Rand Paul apparently doesn’t like Ted Cruz; the feeling is mutual.
According to The New York Times, Senator Paul’s inner circle of advisers calls Cruz “the chief of the wacko birds,” borrowing a phrase first used by Senator John McCain to describe Republican extremists. Senator Cruz derides Paul’s presidential chances, saying the Kentuckian is too wedded to the libertarianism of his father, former Representative Ron Paul of Texas.
The personal animosity between Paul and Cruz reflects two of the many divergent strands within the Republican Party: Cruz’s tea party credentials vs. Paul’s reputed libertarianism. The conflict demonstrates just how uneasy is the alliance of tea partiers and libertarians within the GOP. (Of course, there are other wings to the Republican Party, just as there are other candidates for 2016; the focus here is on the tea party and libertarians, especially the latter.)
It is erroneous to classify the tea party as libertarian, though the mistake is often made. Paul confuses the issue by asserting he is a libertarian while claiming to represent the tea party. Libertarians often embody an amalgam of left and right: They oppose Obamacare, for example, and favor limiting the role of government (often far more than traditional Republicans do). But unlike tea partiers, and most white evangelicals, libertarians oppose interfering with a woman’s right to choose, favor legalizing marijuana and physician-assisted suicide, and generally support gay marriage. A recent poll by the Public Religion Research Institute found that only 39 percent of libertarians identify with the tea party, while 61 percent do not.
This divergence between libertarianism and the tea party presents a problem for Rand Paul as he contemplates a presidential run. The Public Religion Research Institute survey shows that only seven percent of Americans are consistently libertarian on public policy issues, with an additional 15 percent leaning libertarian. That’s a small slice of the electorate on which to base a presidential run. And it’s a problem in the early, influential primaries, which are weighted in favor of social conservatism. The Republican voters who trudge to the caucuses in the depths of the Iowa winter tend toward social conservatism, and they see Cruz as their early favorite.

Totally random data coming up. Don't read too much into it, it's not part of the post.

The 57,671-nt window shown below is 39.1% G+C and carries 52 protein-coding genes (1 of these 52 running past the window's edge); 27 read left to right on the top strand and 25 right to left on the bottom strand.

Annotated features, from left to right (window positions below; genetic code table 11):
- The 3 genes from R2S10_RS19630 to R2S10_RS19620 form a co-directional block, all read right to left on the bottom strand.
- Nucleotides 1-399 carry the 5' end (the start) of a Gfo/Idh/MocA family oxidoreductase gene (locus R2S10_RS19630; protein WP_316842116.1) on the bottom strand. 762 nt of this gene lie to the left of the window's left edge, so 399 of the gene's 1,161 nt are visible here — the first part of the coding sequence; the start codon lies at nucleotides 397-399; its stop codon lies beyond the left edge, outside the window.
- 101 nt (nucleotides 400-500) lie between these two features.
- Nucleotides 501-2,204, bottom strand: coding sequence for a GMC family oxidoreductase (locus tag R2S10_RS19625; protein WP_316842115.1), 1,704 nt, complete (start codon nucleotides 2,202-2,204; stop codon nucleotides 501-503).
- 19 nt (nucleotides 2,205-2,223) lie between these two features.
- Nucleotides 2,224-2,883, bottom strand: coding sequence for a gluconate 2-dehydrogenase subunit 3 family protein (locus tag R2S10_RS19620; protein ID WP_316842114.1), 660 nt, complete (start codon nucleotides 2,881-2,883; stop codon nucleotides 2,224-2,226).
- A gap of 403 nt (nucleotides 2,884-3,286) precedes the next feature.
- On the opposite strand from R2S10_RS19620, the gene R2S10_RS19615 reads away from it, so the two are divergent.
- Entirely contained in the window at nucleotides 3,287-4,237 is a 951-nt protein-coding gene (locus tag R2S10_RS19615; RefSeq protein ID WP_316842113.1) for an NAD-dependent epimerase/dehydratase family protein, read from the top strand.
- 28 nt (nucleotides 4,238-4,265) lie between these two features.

Paul has made the requisite visits to Iowa, where he enjoyed popularity earlier this year after his filibuster over the use of drone strikes. He has been eclipsed more recently by Cruz because of the Texas senator’s leading role in the government shutdown. And down the road, Paul will find that to compete in Iowa and other early GOP primaries and caucuses (such as in South Carolina), he will have to appeal to social conservatives and tea partiers by muting his libertarianism. That may not be too difficult, since his credentials as a libertarian have always been suspect.
On abortion, for example, Paul favors a constitutional amendment to ban the procedure, contrary to true libertarians, who see issues such as abortion as a matter of personal choice. Paul describes himself as pro-life and believes life begins at conception. Similarly, most libertarians oppose government regulation of marriage, whether same-sex or not, while Paul, to be fair, has been muddled on the issue.
After the Supreme Court rulings on gay marriage last June, Paul suggested the way was open for marriage between a human and a non-human. He later said it was a joke, but given, the venue, an interview with Glenn Beck, it’s hard not to conclude that he was making an appeal to an important segment of the Republican electorate. Earlier, the Kentuckian suggested he opposed the Defense of Marriage Act because it might accidentally lead to legalizing same-sex marriage. “I believe in traditional marriage,” Paul said in early January. At other times, he has said the issue should be left to the states.
Paul’s confused and confusing positions on gay marriage, along with his anti-choice stance, belie a consistent libertarianism. But they also reflect the political tightrope he is trying to walk, appealing to true libertarians while reaching out to tea partiers and social conservatives, all of whom are housed within the Republican Party.
That’s a difficult juggling act.